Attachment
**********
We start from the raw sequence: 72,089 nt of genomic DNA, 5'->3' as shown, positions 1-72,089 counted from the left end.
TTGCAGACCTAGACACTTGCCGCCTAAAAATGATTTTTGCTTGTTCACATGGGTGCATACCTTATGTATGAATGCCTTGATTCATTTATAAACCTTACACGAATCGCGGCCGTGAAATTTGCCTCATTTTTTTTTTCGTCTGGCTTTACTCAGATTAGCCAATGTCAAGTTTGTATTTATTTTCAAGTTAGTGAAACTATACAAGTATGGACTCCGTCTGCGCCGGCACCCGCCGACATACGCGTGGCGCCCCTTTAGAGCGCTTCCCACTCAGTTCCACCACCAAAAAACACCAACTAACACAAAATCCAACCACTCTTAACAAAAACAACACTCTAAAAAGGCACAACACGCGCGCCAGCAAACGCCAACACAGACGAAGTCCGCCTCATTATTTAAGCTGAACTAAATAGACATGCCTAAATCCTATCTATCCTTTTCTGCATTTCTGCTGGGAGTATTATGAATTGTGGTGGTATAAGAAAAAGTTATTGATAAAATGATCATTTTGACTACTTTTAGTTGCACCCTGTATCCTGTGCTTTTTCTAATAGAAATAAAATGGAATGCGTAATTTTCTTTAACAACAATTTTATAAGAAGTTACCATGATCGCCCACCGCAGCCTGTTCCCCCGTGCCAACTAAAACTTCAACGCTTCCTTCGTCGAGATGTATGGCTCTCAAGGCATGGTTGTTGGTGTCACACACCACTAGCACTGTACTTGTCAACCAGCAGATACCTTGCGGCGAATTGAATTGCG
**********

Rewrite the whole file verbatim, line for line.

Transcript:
We start from the raw sequence: 72,089 nt of genomic DNA, 5'->3' as shown, positions 1-72,089 counted from the left end.
TTGCAGACCTAGACACTTGCCGCCTAAAAATGATTTTTGCTTGTTCACATGGGTGCATACCTTATGTATGAATGCCTTGATTCATTTATAAACCTTACACGAATCGCGGCCGTGAAATTTGCCTCATTTTTTTTTTCGTCTGGCTTTACTCAGATTAGCCAATGTCAAGTTTGTATTTATTTTCAAGTTAGTGAAACTATACAAGTATGGACTCCGTCTGCGCCGGCACCCGCCGACATACGCGTGGCGCCCCTTTAGAGCGCTTCCCACTCAGTTCCACCACCAAAAAACACCAACTAACACAAAATCCAACCACTCTTAACAAAAACAACACTCTAAAAAGGCACAACACGCGCGCCAGCAAACGCCAACACAGACGAAGTCCGCCTCATTATTTAAGCTGAACTAAATAGACATGCCTAAATCCTATCTATCCTTTTCTGCATTTCTGCTGGGAGTATTATGAATTGTGGTGGTATAAGAAAAAGTTATTGATAAAATGATCATTTTGACTACTTTTAGTTGCACCCTGTATCCTGTGCTTTTTCTAATAGAAATAAAATGGAATGCGTAATTTTCTTTAACAACAATTTTATAAGAAGTTACCATGATCGCCCACCGCAGCCTGTTCCCCCGTGCCAACTAAAACTTCAACGCTTCCTTCGTCGAGATGTATGGCTCTCAAGGCATGGTTGTTGGTGTCACACACCACTAGCACTGTACTTGTCAACCAGCAGATACCTTGCGGCGAATTGAATTGCG